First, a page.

“COPA is gonna do their job. All the questions you have are gonna get answered. You’re also gonna see it for yourself. I don’t think at this point while they’re doing that my energy is gonna be on trying to characterize something so much as help all of us learn from this and learn for the future and hear each other,” the mayor said.
Emanuel said it would be up to COPA to decide when to release body cam video, surveillance video from surrounding stores and blue-light cameras and any audio captured by those devices.
The mayor has been under fire for witholding the Laquan McDonald shooting video until after he was safely re-elected in 2015 and releasing it, only after a judge ordered the city to do so.
The video of white Chicago Police Officer Jason Van Dyke firing sixteen shots at the black teenager was released on the same day that Van Dyke was charged with first-degree murder.
Since then, city policy has been changed to mandate release of police shooting videos within 60 days.
“The material that everybody wants to see–when the investigation is wrapped up [and] when they’re complete, they’ll get that material,” the mayor said.
The brief segment of bodycam video that Johnson released Sunday was showcased “for the right reasons of public safety” in an attempt to stop the violent demonstrations, the mayor said.
“It’s not complete. That will happen in due time,” Emanuel said.
In the meantime, the mayor urged all Chicagoans to lower their voices and listen to those who disagree with them, instead of “retreating to their respective corners.”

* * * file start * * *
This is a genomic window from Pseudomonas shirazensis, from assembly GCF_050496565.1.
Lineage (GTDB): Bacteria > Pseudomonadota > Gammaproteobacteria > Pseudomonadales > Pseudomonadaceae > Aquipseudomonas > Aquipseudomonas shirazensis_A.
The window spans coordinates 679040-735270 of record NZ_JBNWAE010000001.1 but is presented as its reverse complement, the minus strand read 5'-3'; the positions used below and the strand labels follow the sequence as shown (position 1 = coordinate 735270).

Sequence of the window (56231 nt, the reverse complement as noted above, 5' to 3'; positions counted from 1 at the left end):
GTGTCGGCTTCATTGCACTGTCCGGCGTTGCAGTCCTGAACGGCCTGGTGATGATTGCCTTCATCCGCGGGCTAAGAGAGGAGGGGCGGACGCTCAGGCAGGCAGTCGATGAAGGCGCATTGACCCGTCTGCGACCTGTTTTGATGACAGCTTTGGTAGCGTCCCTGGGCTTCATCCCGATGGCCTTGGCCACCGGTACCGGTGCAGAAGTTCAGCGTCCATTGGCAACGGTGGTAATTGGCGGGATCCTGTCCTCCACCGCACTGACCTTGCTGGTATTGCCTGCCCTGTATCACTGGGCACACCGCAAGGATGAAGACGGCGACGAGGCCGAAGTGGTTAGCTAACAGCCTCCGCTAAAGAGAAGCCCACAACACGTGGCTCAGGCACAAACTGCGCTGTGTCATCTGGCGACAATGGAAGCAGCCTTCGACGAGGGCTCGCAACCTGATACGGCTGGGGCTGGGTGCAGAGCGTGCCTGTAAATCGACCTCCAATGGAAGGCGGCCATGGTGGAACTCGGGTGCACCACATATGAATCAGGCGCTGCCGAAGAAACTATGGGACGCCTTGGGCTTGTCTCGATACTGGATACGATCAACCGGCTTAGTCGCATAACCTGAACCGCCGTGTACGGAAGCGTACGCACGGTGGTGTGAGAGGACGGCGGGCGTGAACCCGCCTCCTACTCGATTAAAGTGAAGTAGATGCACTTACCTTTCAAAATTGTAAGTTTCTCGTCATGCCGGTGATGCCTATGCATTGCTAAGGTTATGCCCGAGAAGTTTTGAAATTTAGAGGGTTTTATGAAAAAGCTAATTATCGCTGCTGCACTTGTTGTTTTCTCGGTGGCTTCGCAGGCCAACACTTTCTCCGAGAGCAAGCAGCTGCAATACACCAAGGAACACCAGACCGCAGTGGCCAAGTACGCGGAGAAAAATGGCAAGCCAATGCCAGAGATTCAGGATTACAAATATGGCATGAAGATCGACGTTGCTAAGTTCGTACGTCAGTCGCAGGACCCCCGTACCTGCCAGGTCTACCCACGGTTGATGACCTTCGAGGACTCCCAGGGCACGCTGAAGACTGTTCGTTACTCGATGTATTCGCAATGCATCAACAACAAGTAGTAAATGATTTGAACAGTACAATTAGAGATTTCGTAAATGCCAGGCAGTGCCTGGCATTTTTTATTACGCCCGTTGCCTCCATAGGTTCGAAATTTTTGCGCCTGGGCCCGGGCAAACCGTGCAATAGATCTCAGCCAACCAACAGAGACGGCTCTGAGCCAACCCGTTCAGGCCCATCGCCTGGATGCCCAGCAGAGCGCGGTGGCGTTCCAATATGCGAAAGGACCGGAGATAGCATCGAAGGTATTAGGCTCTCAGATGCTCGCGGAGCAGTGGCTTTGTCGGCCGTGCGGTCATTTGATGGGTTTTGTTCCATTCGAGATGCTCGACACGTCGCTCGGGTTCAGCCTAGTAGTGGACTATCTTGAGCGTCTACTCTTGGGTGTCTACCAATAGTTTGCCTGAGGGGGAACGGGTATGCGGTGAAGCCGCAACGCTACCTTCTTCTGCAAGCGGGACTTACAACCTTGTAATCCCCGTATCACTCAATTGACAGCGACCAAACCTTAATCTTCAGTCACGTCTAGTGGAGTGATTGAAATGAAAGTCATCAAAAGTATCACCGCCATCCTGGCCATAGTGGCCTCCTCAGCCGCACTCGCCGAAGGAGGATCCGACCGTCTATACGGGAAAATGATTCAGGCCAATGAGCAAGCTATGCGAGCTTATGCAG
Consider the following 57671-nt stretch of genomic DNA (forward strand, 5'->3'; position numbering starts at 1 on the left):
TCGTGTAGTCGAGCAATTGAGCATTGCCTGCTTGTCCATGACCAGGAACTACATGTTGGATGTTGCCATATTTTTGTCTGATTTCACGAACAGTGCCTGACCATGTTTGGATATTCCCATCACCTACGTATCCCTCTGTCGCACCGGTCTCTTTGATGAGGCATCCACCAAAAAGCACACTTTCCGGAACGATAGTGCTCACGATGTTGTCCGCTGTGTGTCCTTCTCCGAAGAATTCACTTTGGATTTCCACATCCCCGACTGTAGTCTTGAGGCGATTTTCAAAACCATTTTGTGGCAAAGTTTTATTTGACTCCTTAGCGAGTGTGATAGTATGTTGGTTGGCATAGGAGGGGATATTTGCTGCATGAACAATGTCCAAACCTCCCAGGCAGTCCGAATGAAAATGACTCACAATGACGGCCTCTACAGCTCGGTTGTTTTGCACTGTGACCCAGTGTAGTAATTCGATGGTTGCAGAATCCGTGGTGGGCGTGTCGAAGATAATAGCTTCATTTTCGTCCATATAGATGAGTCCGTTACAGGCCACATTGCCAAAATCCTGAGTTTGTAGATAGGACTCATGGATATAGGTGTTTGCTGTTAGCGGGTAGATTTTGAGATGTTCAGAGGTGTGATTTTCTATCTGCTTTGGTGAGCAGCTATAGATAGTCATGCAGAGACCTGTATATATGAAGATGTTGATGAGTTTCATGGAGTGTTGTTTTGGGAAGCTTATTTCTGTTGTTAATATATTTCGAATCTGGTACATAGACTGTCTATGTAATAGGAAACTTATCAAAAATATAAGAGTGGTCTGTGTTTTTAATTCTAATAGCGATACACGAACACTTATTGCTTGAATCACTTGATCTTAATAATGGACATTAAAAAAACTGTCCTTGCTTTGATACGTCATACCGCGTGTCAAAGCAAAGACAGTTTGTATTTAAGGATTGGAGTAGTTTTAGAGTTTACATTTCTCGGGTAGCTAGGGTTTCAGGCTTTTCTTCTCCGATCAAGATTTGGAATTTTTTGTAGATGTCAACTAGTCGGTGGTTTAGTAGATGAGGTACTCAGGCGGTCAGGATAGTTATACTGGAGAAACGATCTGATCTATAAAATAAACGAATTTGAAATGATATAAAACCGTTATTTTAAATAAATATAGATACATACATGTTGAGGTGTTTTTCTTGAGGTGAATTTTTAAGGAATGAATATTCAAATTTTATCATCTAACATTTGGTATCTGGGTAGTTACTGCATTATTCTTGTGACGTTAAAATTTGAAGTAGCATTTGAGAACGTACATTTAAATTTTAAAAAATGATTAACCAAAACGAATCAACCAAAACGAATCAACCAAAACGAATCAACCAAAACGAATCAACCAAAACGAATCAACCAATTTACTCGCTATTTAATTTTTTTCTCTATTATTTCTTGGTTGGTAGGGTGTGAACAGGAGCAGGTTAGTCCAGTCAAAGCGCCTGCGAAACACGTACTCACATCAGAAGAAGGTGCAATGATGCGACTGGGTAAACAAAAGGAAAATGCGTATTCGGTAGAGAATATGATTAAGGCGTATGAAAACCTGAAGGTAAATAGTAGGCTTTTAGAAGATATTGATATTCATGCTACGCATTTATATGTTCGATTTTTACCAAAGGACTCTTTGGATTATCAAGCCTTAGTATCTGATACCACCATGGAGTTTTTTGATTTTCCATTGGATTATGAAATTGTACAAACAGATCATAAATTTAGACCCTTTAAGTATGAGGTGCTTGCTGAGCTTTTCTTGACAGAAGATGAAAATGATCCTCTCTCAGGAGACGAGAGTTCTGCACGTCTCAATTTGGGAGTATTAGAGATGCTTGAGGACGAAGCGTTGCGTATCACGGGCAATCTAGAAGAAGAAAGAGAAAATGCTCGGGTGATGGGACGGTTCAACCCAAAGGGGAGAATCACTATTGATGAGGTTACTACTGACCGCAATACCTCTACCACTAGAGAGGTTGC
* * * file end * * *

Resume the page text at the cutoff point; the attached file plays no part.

The shooting sparked protests on Saturday night, which led to clashes between police and demonstrators. Protests were more peaceful on Sunday and Monday.
“I don’t like what I saw on Saturday night,” the mayor said.
“I want officers to hear what community leaders are saying. … I want you guys [in the media] to hear what officers feel….I know you’re trying to do your job. [But] you’ve got to know how it feels for the officers who feel it differently than the way sometimes you report it…You have to hear the officers, in all due respect, who feel that they’re made guilty before they’ve even allowed to tell their side of what happened.”
The fatal shooting occurred about 5:30 p.m. Saturday after a group of officers questioned Augustus, a 37-year-old barber, in the 2000 block of East 71st Street.
In video released Sunday at least four officers approach Augustus. A police spokesman has said they approached because Augustus exhibited “characteristics of an armed person.”
At one point, Augustus appears to pull out his wallet to display an ID. When one officer reaches for Augustus’ right arm, Augustus pulls away. After a struggle, Augustus spins his body toward a police vehicle. That’s when his shirt flies up, revealing a weapon on his right hip.
The Fraternal Order of Police has accused a “biased” and “activist, one-sided” Chicago media of “ramping up every angle they could muster to paint” the Augustus shooting as “unjustified,” even though it was “text book legitimate.”
Contributing: Frank Main